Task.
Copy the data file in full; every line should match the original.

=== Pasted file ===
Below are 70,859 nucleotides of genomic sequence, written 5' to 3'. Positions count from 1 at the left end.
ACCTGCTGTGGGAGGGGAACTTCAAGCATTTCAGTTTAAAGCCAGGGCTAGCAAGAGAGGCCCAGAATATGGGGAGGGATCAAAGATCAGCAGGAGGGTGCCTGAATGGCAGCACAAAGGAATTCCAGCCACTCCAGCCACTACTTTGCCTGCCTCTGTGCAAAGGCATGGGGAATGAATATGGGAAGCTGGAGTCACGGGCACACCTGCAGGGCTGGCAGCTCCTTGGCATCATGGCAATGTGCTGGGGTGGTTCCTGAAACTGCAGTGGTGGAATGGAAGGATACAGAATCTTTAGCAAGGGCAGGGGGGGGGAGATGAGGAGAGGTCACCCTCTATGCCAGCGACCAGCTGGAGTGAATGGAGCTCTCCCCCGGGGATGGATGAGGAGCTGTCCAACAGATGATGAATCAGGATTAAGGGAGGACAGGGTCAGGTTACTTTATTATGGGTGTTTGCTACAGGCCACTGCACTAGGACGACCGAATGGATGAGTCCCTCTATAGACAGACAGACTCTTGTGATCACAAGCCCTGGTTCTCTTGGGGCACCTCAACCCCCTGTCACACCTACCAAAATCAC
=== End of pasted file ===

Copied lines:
Below are 70,859 nucleotides of genomic sequence, written 5' to 3'. Positions count from 1 at the left end.
ACCTGCTGTGGGAGGGGAACTTCAAGCATTTCAGTTTAAAGCCAGGGCTAGCAAGAGAGGCCCAGAATATGGGGAGGGATCAAAGATCAGCAGGAGGGTGCCTGAATGGCAGCACAAAGGAATTCCAGCCACTCCAGCCACTACTTTGCCTGCCTCTGTGCAAAGGCATGGGGAATGAATATGGGAAGCTGGAGTCACGGGCACACCTGCAGGGCTGGCAGCTCCTTGGCATCATGGCAATGTGCTGGGGTGGTTCCTGAAACTGCAGTGGTGGAATGGAAGGATACAGAATCTTTAGCAAGGGCAGGGGGGGGGAGATGAGGAGAGGTCACCCTCTATGCCAGCGACCAGCTGGAGTGAATGGAGCTCTCCCCCGGGGATGGATGAGGAGCTGTCCAACAGATGATGAATCAGGATTAAGGGAGGACAGGGTCAGGTTACTTTATTATGGGTGTTTGCTACAGGCCACTGCACTAGGACGACCGAATGGATGAGTCCCTCTATAGACAGACAGACTCTTGTGATCACAAGCCCTGGTTCTCTTGGGGCACCTCAACCCCCTGTCACACCTACCAAAATCAC